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Empty nest? Grab a bottle!

Another new term: schools back, universities revving up, dons rolling up their sleeves and spitting on their hands or whatever they do.

So in media-land, features editors are looking glumly round the office for suckers to write the two hardy perennial articles of the season. These are How to Survive Freshers' Week, and Coping with Empty Nest Syndrome. Work experience kids are dispatched to the photo library to dig out a picture of a girl in a strappy top shrieking, and for the second one some old saddo of a Depressed Mum with a gin bottle.

Every year, the advice to both sides recurs, putting terror into the hearts of families. The Freshers' Week article is my least favourite, usually being written by nostalgic twentysomethings deep in debt and short of a girlfriend, who need to reassure themselves that they were really wild, man, when they were 18.

It paints a picture of kids, off the leash and far from home, plunging into non-stop compulsory debauchery, drunken corridor parties and random sex.

"Don't think of staying in! You'll meet tonz of new friends," cries the writer, in one recent case adding the instruction: "Grab a bottle and a handful of condoms and join the fun!"

The result of this terrifying instruction, in the case of one girl I heard of, was a weepy phone call home saying "I don't like noisy parties, I hate discos, but if I don't go on this coach to the freshers' club night rave I'll never, never have any friends for three years!"

Her parents spent ages persuading her that lurking in rooms all around her were kindred spirits, anxious for a quiet cup of coffee and a chat about home and hamster, or even (good grief!) about their course of study.

Others believe the hype, plunge into freshers' week with gusto, and end up making such tits of themselves that they spend the rest of their first term in embarrassed purdah, broke.

The second seasonal article, Coping with Empty Nest Syndrome, is designed to demoralise parents already reduced to jitters because the stuff on Freshers Week makes the start of higher education sound like the last 20 minutes of the Roman Empire, only without a separate vomitorium.

Empty Nest symptoms, we are given to understand, chiefly afflict mothers and involve weepiness, marital discord, a sense of futility and a constant snivelling over the lost darling's bed, teddy, and discarded trainers.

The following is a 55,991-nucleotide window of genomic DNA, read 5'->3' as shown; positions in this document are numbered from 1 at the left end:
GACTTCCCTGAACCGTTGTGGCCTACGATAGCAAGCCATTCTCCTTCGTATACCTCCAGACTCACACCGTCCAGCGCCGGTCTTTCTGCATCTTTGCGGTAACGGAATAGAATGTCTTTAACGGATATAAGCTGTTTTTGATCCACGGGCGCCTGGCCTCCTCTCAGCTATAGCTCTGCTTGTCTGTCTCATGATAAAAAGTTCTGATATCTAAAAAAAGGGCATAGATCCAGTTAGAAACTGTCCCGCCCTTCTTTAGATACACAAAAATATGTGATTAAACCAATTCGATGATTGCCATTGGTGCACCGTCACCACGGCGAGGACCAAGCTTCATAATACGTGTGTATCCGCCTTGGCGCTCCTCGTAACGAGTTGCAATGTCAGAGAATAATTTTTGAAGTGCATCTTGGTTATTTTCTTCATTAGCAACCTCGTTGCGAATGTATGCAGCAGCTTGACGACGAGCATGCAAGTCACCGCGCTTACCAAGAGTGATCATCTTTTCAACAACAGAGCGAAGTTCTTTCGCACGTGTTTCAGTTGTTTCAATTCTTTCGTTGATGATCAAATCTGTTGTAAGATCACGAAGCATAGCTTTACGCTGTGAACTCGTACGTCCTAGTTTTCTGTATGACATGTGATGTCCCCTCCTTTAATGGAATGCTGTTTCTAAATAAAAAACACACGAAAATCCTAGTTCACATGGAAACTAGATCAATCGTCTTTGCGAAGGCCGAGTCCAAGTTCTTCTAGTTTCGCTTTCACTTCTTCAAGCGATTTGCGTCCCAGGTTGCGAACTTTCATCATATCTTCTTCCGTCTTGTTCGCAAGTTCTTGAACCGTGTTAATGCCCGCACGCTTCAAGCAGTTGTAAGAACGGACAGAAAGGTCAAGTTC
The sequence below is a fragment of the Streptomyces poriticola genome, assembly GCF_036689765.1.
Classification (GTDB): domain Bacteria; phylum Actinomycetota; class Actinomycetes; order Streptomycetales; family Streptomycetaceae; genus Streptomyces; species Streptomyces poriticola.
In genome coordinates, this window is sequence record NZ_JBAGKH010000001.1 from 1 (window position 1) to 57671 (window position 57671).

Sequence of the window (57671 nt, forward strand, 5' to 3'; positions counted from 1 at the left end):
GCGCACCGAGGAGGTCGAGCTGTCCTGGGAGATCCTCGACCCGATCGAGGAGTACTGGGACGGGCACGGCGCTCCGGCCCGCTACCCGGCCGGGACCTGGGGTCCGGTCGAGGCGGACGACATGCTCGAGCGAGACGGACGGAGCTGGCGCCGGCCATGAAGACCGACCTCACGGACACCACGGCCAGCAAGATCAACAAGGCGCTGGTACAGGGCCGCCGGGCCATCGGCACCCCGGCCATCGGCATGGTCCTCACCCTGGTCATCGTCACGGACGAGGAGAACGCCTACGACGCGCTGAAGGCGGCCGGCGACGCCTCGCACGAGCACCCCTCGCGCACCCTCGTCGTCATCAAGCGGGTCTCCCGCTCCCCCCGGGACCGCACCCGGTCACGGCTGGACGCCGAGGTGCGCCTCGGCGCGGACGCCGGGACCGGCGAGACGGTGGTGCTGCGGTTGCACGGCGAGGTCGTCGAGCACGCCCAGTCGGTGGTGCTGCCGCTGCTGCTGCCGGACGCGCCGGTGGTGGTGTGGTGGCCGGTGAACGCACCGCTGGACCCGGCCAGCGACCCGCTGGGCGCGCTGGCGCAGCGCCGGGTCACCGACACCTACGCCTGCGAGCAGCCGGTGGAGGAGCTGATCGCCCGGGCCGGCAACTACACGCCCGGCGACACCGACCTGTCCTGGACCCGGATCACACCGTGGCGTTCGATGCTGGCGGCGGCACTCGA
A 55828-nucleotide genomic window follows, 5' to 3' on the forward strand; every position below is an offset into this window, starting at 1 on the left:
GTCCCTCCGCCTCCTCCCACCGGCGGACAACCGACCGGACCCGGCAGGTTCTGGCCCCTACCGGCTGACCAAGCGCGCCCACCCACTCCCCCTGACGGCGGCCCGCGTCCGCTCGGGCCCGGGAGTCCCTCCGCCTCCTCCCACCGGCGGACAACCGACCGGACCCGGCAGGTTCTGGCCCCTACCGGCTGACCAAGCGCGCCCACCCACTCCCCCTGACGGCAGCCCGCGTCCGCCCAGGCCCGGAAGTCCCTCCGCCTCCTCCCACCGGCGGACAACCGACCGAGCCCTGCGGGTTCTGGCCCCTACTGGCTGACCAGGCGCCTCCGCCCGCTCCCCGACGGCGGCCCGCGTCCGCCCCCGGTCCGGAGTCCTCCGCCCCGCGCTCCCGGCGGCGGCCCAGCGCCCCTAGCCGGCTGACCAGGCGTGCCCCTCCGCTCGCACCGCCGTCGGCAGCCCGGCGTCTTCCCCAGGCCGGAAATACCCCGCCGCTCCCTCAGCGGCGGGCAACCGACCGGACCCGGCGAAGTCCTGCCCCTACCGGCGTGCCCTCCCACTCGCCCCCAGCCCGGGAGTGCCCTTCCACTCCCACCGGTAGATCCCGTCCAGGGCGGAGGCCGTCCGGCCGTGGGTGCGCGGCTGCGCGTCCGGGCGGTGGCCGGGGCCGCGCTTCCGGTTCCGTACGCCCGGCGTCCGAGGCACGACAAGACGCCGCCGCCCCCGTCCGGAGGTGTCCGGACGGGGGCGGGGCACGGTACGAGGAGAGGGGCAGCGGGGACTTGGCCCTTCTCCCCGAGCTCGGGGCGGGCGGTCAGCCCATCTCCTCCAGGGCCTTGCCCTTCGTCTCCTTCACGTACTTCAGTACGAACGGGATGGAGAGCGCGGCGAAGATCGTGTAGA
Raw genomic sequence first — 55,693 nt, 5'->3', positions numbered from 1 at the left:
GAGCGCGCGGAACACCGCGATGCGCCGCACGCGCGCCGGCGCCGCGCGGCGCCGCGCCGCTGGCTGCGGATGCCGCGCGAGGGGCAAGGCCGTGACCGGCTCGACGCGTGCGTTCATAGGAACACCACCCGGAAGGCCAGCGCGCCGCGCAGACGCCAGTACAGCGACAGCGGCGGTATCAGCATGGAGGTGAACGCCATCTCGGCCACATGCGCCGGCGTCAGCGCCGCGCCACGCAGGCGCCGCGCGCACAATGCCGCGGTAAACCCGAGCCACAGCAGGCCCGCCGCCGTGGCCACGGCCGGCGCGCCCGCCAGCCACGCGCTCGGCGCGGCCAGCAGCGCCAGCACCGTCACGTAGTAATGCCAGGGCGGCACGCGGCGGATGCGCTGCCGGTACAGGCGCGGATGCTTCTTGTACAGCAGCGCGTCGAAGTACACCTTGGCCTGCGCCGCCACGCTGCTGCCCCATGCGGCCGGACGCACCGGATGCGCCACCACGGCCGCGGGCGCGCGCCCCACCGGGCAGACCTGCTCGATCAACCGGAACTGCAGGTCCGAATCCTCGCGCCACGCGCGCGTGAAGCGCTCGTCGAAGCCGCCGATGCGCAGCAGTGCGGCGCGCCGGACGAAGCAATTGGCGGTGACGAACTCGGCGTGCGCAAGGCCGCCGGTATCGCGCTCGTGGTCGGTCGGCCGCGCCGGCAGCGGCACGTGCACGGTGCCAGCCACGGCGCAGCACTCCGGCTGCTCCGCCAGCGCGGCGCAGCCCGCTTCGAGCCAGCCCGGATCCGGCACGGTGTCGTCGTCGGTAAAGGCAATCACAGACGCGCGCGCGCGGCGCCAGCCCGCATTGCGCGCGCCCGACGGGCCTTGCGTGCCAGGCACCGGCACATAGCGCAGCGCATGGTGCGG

Without our teenagers to prop us up, it explains, we will soon take to drinking sherry at 9am and bursting into tears of grief for vanished childhoods every time we pass a branch of Toys R Us. The cure apparently is to take up a new hobby or evening class, and spend "quality time" with our husbands, who may seem disgustingly cheerful at having the house tidy but who are actually suffering as much as we are, so there.

Some of this is true - Jack Rosenthal wrote a wonderful TV play called Eskimo Day, about parents coming to terms with this phase, because someone once told him that when eskimos feel they are no longer of use to their offspring they go off and die in the snow, on purpose. However, just like Freshers' Week it is monstrously overplayed for the sake of dramatic headlines.

Perhaps this year we need a fresh, creative approach to telling people how to survive the autumn trauma of either being at university or having a child who is. Resisting the impulse to shout: "Oh, pull yourself together - you're not clinging to a roof in the Mississippi Delta!," I have a suggestion.

Let the next article cunningly amalgamate the two sets of dire predictions and prodnose advice, and start a trend for Freshers' Weeks For Parents.

"Yippee!", we begin. "They've gone! We're free!" No need to keep quiet and make cups of cocoa and give them priority on the computer because they've got A levels!

No more being tied to the house clearing up their mess and setting a good example and making nutritious balanced meals! Party time has come, and this is Fresh-empty-nesters' week!

Neighbourhoods must organise raves, karaoke nites, pub-crawls, piss-ups and risque new clubs and societies for liberated parents to join during termtime: Strip Poker Soc, Extreme Golf, Women's Karaoke. Go party! Grab a bottle and a handful of condoms (and, obviously, your reading glasses in case you get breathless dancing).

Make tonz of new friends! Forget to ring the kids just as they forget to ring you! Fill that empty nest with empty bottles and pizza boxes! Well, it would make a change.

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